I was there just the other day listening to Vivaldi and reflecting on how could music of this kind come to and through a mind of a single individual. And I find sitting there that it’s just a gift to be able to sit safely thinking, reading, and writing. It’s not at all obvious that such a place would exist, and it’s not obvious to me that it always will. And as I sat there, I was again drawn to thinking about you and how grateful I am for you. Because even as you are listening to this, it’s obvious that you are making a trade-off, that you are investing in yourself.
So many people I speak to will say that the essential thing they’re not investing in is personal development. It’s an area of relative neglect, and here you are investing in it between all the meetings you go to, all the email you respond to, all the slack channel conversations, navigating all the team dysfunctions that modern corporations seem to breed. There can be very little time left to really think even less, to really understand, and I can completely relate.
I am on this pilgrimage cause I am appalled at how much I do not know, and I am determined to do something about it. I am on a mission, as you know, to understand myself, other people, and the world as deeply, accurately, and rapidly as possible. And I am hoping you will join me on this journey because in a place that creates space for thinking, at least for me, I have been drawn to reading recently the three great philosophers, Socrates, Plato, and Aristotle, because I don’t think it’s even possible to understand the world we live in without understanding them.
And sometimes, we just rush along, living out of our inboxes, reacting to the latest text or drama, and we can sense the shallowness of our interactions, our thinking, and our conversations. Or do we, as I have had, some space to think and to think about these great philosophers and their ideas or to think about Sir Isaac Newton and how he lived and how he operated? And then, to go from that and to return to YouTube or Twitter, I am suddenly able to see with fresh eyes the difference in tone and depth in the dialogue, or rather the pitiful shallowness of so much of it.
And so I wonder here, what would happen if you traded off 20 minutes of doom scrolling every day for 20 minutes of reading and thinking about something substantive, something essential? Now maybe you just think, I’m just too busy for doing that. There’s no way for me to try and carve that time out. But no matter how busy you think you are, you can carve out time and space to think.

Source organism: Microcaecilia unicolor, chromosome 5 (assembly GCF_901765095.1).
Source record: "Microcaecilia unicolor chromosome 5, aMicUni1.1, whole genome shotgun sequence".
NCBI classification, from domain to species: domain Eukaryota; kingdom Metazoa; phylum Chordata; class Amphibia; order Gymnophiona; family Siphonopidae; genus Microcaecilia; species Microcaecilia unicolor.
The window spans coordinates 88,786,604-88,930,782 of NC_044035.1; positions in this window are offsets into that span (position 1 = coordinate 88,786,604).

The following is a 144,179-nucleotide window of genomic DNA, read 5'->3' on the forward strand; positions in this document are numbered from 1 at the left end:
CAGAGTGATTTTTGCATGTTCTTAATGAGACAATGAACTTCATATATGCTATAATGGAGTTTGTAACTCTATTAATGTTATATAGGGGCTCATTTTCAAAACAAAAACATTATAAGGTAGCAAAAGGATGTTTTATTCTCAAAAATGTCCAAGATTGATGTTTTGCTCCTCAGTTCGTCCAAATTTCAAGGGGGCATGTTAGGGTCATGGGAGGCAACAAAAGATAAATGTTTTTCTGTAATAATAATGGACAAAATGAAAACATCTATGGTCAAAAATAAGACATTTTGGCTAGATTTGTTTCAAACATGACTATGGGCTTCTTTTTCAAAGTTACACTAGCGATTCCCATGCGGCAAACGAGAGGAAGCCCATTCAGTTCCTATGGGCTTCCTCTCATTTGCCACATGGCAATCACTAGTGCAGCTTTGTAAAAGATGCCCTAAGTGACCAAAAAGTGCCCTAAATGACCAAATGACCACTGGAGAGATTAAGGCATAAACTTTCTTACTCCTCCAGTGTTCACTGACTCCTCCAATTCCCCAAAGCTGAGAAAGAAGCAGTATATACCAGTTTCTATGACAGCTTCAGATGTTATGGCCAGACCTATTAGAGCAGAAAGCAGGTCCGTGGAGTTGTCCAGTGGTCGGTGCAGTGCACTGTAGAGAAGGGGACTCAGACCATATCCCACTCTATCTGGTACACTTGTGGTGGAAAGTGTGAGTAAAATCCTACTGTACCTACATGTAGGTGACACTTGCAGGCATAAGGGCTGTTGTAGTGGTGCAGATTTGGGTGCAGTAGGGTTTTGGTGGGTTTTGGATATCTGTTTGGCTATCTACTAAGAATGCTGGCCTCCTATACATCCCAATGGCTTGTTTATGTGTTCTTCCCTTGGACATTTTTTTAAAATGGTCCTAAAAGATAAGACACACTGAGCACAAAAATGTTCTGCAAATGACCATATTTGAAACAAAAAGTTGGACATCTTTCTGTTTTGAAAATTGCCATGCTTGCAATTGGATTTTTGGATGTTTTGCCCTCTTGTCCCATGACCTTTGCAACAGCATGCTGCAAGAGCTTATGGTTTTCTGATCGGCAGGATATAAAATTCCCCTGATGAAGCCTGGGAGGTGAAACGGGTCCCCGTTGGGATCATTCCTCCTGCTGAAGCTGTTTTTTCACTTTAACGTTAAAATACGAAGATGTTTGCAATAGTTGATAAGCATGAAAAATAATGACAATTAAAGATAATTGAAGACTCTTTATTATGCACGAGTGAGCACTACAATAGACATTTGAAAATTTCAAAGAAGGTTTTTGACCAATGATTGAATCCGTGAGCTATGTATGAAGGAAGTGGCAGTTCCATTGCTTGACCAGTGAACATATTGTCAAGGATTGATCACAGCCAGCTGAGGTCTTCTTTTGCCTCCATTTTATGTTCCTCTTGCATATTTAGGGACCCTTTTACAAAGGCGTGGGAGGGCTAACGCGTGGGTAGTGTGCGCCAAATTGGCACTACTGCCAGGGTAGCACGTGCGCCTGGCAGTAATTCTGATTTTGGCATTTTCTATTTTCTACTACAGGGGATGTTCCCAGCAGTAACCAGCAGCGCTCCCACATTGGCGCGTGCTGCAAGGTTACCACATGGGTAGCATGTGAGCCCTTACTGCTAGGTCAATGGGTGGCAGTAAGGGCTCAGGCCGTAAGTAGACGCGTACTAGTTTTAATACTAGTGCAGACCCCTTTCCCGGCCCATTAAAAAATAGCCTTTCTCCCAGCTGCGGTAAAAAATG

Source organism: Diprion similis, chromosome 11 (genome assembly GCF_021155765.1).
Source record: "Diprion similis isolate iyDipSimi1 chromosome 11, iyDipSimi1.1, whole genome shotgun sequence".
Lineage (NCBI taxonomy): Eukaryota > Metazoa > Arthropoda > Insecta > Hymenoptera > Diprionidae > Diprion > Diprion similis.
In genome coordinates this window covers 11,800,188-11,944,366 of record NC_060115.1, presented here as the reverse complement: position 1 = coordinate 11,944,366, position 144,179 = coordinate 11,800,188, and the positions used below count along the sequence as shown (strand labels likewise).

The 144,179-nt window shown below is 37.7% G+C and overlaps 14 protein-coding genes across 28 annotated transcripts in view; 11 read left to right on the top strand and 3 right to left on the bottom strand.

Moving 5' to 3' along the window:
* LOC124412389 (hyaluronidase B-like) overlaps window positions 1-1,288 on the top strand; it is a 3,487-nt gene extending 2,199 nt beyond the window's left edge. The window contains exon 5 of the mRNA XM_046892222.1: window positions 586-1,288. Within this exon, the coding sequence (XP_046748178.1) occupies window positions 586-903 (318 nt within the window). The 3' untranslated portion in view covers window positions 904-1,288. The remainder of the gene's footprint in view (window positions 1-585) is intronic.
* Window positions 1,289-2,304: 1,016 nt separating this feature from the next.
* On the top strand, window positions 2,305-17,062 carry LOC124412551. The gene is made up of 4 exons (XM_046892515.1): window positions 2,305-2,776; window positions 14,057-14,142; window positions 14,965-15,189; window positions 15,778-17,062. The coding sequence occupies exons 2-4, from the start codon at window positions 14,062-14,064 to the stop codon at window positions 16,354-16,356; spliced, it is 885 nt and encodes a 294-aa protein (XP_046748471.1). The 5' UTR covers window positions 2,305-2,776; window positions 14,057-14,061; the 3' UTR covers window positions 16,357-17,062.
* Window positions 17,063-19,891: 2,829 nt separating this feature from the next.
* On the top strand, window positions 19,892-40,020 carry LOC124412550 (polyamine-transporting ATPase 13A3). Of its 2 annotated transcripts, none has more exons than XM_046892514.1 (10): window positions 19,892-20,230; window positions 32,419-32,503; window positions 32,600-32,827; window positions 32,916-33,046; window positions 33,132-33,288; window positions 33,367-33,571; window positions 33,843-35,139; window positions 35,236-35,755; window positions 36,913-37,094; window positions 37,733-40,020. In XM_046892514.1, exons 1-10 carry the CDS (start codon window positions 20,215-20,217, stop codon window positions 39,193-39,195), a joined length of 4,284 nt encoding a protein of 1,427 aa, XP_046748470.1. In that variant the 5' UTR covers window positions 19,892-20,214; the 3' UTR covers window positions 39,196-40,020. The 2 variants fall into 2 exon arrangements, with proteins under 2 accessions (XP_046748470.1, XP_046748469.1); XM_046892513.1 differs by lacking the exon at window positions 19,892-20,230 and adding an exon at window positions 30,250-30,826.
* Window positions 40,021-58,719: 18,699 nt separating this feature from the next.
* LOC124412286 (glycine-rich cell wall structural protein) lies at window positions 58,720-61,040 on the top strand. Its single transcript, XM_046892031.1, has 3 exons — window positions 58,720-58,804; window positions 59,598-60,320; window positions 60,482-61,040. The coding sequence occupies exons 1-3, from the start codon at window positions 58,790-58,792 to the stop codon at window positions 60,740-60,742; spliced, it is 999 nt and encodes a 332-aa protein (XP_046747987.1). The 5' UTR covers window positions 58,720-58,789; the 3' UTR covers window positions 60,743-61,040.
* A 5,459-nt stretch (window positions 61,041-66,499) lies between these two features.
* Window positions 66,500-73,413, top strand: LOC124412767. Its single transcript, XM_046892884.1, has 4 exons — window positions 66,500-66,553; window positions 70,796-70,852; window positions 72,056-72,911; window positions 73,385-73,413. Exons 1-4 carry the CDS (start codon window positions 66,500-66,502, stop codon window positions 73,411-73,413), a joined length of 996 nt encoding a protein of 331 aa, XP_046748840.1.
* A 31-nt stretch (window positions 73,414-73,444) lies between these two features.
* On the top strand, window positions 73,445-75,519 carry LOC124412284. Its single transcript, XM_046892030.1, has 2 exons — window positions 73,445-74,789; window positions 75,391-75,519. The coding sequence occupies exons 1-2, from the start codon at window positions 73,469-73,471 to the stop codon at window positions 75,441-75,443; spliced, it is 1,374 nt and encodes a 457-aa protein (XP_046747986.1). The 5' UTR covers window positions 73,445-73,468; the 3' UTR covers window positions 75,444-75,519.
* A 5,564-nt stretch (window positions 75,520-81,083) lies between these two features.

Jeff Weiner, the former CEO of LinkedIn, for example, took what I think is a pretty radical choice to schedule up to two hours of blank space on his calendar every day. Now he divided them up into 30-minute increments where he schedules nothing. And it’s a simple practice he developed when back-to-back meetings left him with little time to process what was going on around him. And at first, he told me it felt like an indulgence, a waste of time. But eventually, he found it to be his single most valuable productivity tool. He sees it as the primary way he can ensure he is in charge of his day instead of being at the mercy of it.
He explained it to me this way. He said, “I do recall one particular day when by virtue of the circumstances, I was either on conference calls or in meetings nonstop from 5:00 AM until 9:00 PM And at the end of the day, I remember how frustrated I felt by the thought that I was not in control of my schedule that day, rather it was in control of me. However, that frustration immediately gave way to a sense of gratitude, given it was the only day I could recall feeling like that since taking my current role.
For Jeff, at least, creating space to think is more than a practice; it is part of a broader philosophy. He has seen the effects of the undisciplined pursuit of more on organizations and in the lives of individuals. So for him, it’s not a slogan or a buzz phrase; it’s a philosophy, a lifestyle.
Have you ever felt like you were too busy living to think about life? You don’t have to go to Cambridge, you don’t have to be Sir Isaac Newton. You don’t have to be the CEO of LinkedIn to be able to do something about this. Start in the smallest possible way, block some time, block some blank space, go on a walk, getaway, and make it repetitive so that you can create space to really think.
What’s one thing that stood out to you in today’s episode? What is one thing you can do about it immediately? I mean, in the next few minutes in your life. What can you do to create space to think? And who is someone you can bring with you on this journey who can listen to this episode together with you, who can help you and you help them to be able to actually create space, to think and contribute at a higher level?
Do yourself a favor and utilize all of the resources that I’m putting together to help you to detect and design and then to live a life that really matters. Subscribe to this podcast. Read Essentialism. Read Effortless. Get other people to read both of those with you. Sign up for the Academy, for the One Minute Wednesday newsletter. And if you want to join a live dialogue, you can do that on LinkedIn with me as well. Thank you. Really, thank you for listening. I’ll see you next time.